The Greenhouse lies at the heart of Dyrham Park both physically and emotionally. Now it looks out over parkland, but originally it faced the 17th century Best Garden, opposite a long canal and extravagant cascade, 250 steps high and crowned by the statue of Neptune.
A greenhouse was a substantial investment for house builder William Blathwayt. It was a large, well-made and technologically advanced building. In the vaults beneath the floor were once stoves to provide winter heat for delicate and tender plants. Vegetables were grown to extend their seasonal availability, but also fashionable Mediterranean citrus plants needing warmer conditions.
Delicate plants and summer relation
The Greenhouse was converted in the 19th century into an orangery, with glass roof for year-round planting. In the 17th century it had distinct winter and summer uses. When cold outside it was full of delicate plants on large shelving. In the summer the plants moved outside and the room became an enormous conservatory, with cane chairs and the walls decorated with 88 prints of maps and sculpture. Somewhat unusually the Greenhouse is physically attached to the main house and always had direct access from some of the best rooms.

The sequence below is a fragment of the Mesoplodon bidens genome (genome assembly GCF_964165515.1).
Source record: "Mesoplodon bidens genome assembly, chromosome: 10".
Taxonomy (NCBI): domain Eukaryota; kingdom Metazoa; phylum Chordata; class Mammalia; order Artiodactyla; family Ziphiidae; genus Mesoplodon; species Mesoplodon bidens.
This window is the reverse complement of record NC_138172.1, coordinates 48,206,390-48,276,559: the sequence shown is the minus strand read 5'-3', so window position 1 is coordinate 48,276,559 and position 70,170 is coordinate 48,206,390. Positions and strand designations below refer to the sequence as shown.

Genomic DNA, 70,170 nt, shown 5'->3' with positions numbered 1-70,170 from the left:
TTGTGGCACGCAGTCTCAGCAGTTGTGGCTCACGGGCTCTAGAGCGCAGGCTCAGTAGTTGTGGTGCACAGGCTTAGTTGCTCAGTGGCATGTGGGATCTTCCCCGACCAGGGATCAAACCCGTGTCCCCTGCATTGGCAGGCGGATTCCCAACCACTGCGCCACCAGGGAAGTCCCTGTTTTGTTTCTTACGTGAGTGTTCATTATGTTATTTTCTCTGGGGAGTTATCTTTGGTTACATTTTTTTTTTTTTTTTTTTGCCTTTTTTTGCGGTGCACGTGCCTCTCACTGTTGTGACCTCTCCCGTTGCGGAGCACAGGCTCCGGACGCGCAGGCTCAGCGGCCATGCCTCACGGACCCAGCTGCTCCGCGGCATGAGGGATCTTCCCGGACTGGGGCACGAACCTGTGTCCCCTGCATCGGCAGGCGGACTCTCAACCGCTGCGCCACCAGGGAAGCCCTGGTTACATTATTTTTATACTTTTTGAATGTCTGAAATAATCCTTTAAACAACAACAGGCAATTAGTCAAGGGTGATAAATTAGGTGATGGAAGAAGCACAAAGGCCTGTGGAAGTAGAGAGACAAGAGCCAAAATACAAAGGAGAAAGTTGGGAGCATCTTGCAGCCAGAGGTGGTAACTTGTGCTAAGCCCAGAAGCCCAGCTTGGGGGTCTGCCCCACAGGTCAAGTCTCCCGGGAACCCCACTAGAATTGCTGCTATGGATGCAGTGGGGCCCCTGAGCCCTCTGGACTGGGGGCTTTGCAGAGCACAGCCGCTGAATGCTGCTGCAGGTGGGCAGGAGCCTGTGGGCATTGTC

The Greenhouse had one more important function: it was an enormous political statement. It affirmed William Blathwayt’s support for King William III, the Dutch-born Prince of Orange. Running across the building is a motto: ‘servare modum, finemque tueri, naturamque sequi’. This is translated as ‘observe moderation, keep the end in view, follow the law of nature’. Good moral instruction for anyone who could read Latin.
Instructions for a prince
The words describe how to be a prince, and are based on an ancient Roman poem used in Blathwayt’s day by his former employer Sir William Temple. Temple was King William’s favourite statesman. By placing these words on a building designed for growing orange trees it was declaring loyalty to the king. Reinforcing this message was the statue of Neptune facing the Greenhouse. At this time Neptune was used to symbolise how William of Orange sailed across the English Channel to claim the British crown and save the country.